Image courtesy of Game Science

Black Myth: Wukong wows with UE5 Early Access visuals

Jimmy Thang
Developed by Chinese studio Game Science, Black Myth: Wukong made headlines when it was first unveiled in 2020. The title immediately garnered international attention due to its AAA-quality visuals, which were backed by top-notch environments, characters, and visual effects.
The game recently made another big splash when Game Science revealed that it would switch from Unreal Engine 4 to Unreal Engine 5 partway through development. In our interview below, Game Science Co-founder and CEO FengJi and Co-founder and Tech Director Zhao Wenyong talk about that transition and elaborate on how UE5 features like Nanite and Lumen not only raise the graphical bar for Black Myth: Wukong but help improve the studio’s workflow.

Considering Black Myth: Wukong is based on China's famous Journey to the West novel, was there a conscious effort to retell that story to a wider international audience?
Game Science Co-founder and CEO FengJi: We are glad that so many gamers outside of China enjoy seeing this retelling of Journey to the West, but we didn't mean to ingratiate a specific group of people initially, neither Chinese players, nor others. We've just been obsessed with this Chinese mythology. It has a history of more than 500 years and also encompasses a vast worldview, exciting stories, as well as many intriguing characters. It's unfortunate that people overseas have hardly ever heard of it. Our study of the literature began a decade ago when we developed a 2.5D game themed around Journey to the West. It seemed quite natural for us to develop another action RPG based on it.
Outside of Journey to the West, did Black Myth: Wukong have any other influences?
FengJi: There are many more famous myths and legends in Chinese history, such as The Classic of Mountains and Seas, Investiture Of The Gods, Strange Tales from Liaozhai, and more. They directly affect and inspire us a lot. So do other excellent Chinese literary works, including Wuxia novels written by Jin Yong and Gu Long, and science fiction stories by Liu Cixin. 

From a global perspective, we admire Berserk, Alien, Star Wars, The Lord of the Rings, A Song of Ice and Fire, Dune, and more. Each of them stands out from fantasy works and has a deep impact on us. But we still want to impress our players with our own innovative elements.  
Image courtesy of Game Science
Can you briefly talk about what it's been like switching from UE4 to UE5 partway through development?
Game Science Co-founder and Tech Director Zhao Wenyong: It went unexpectedly smooth. It was even faster than when we switched from UE 4.24 to UE 4.26. The team spent more than one month solving the problems caused by refactoring FProperty API when we upgraded to UE 4.26. Hence, it surprised us a lot when we migrated our game project to UE5 easily. We only needed to do a few API usage-adaptation changes.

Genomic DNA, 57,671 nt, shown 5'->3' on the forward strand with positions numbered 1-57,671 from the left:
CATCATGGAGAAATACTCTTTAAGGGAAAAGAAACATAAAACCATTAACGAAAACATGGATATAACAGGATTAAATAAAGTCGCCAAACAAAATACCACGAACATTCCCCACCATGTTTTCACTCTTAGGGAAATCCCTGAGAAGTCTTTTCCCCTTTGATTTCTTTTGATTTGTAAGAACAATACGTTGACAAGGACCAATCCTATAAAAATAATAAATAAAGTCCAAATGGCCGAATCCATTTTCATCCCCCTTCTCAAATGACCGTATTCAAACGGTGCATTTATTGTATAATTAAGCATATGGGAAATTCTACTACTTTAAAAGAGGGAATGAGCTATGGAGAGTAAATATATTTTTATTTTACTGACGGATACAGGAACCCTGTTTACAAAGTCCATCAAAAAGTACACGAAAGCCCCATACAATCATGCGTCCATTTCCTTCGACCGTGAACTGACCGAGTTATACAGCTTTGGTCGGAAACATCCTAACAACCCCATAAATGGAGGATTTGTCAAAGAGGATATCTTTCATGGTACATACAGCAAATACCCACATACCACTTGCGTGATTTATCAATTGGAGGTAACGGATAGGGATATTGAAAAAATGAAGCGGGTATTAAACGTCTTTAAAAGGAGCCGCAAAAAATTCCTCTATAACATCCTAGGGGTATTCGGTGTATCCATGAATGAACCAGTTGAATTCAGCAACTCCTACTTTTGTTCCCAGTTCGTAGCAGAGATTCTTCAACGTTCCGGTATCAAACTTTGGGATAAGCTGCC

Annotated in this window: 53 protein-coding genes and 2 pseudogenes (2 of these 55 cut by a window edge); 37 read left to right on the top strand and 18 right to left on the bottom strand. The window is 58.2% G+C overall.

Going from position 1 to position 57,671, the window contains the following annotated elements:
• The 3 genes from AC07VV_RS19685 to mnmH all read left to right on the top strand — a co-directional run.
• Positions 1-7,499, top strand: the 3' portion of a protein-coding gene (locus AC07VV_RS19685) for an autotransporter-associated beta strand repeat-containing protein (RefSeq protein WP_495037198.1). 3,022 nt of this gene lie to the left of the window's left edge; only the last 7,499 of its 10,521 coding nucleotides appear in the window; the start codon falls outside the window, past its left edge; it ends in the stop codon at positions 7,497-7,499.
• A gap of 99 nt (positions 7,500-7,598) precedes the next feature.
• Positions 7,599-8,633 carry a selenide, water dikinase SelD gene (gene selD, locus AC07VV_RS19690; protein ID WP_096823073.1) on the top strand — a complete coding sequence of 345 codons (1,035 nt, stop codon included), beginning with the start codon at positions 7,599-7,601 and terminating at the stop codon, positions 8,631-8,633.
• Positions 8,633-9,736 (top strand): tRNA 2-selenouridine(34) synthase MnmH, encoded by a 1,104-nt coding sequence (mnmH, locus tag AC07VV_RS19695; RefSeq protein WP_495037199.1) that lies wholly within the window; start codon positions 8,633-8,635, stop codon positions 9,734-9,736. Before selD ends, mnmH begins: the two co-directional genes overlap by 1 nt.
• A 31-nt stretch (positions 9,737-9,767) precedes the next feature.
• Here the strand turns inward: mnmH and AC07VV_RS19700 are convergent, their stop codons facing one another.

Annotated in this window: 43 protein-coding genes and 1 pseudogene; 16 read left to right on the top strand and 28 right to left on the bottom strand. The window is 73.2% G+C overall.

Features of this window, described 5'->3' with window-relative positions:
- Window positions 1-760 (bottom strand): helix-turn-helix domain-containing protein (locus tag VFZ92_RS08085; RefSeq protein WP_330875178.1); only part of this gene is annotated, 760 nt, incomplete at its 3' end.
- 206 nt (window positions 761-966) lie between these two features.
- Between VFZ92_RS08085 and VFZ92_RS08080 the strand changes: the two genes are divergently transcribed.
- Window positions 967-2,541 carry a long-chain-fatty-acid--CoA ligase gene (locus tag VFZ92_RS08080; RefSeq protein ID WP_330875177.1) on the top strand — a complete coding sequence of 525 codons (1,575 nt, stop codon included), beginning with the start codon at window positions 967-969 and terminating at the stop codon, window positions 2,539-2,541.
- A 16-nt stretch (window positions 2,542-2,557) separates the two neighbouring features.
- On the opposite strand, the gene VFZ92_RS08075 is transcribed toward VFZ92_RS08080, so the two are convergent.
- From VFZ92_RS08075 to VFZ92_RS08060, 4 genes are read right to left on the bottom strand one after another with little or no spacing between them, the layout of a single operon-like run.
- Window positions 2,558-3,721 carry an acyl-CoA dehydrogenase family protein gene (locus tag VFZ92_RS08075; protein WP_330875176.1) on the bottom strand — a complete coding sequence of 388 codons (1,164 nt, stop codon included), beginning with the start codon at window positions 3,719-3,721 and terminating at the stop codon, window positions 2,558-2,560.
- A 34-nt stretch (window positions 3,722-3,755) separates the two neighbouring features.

Does the team have any favorite Unreal Engine 5 features?

Wenyong: Definitely Nanite and Lumen, the two features our developers are most familiar with when referring to UE5. In addition to enhancing graphics quality, they can also improve the efficiency of creating art assets.

Nanite significantly reduces the difficulty of performance optimization for environments. And with the help of Lumen, we no longer need to bake the lightmaps or use point lights to fake global illumination. Lumen can be a shortcut to achieve real-time lighting performance and create levels with realistic lighting.

Another surprise is that the UE5 editor performs much better. Shader compilation, distance field generation, and other tasks running in the background don’t cause as much latency. We don't need to worry about how importing new resources or modifying shaders will affect editing anymore. And as previously mentioned, our efficiency to create art assets has been improved.
Image courtesy of Game Science
What are your thoughts on Unreal Engine 5 in its Early Access state thus far?
Wenyong: UE5 Early Access has been stable so far. Our team agreed that it was stable enough for game development, at least on Windows, which is also why we chose to fully migrate to UE5. However, in regards to developing for other platforms, we do suggest waiting for a more mature version.
People are really impressed with the snow, in particular, with the way it deforms around characters' feet as they walk and run through it. Can you delve into how you've achieved that?
Wenyong: We used Unreal Engine's Virtual Heightfield Mesh (VHM) to create dynamic snow. VHM itself could help add more details to terrain. Coupled with high-quality textures made by our colleagues, we are able to make a relatively realistic snow scene. Considering VHM is currently at an experimental stage, there are still some unsolved problems left. But overall, we think this feature is worthy of further study.
Image courtesy of Game Science
What is one thing you would like people to know about the game?
FengJi: Our monkey character can turn into more forms, which we haven’t revealed yet. If you are interested in learning more, we suggest diving into the original Journey to the West text!
Thanks for your time. Where can people learn more about Black Myth: Wukong?
FengJi: Check our official website

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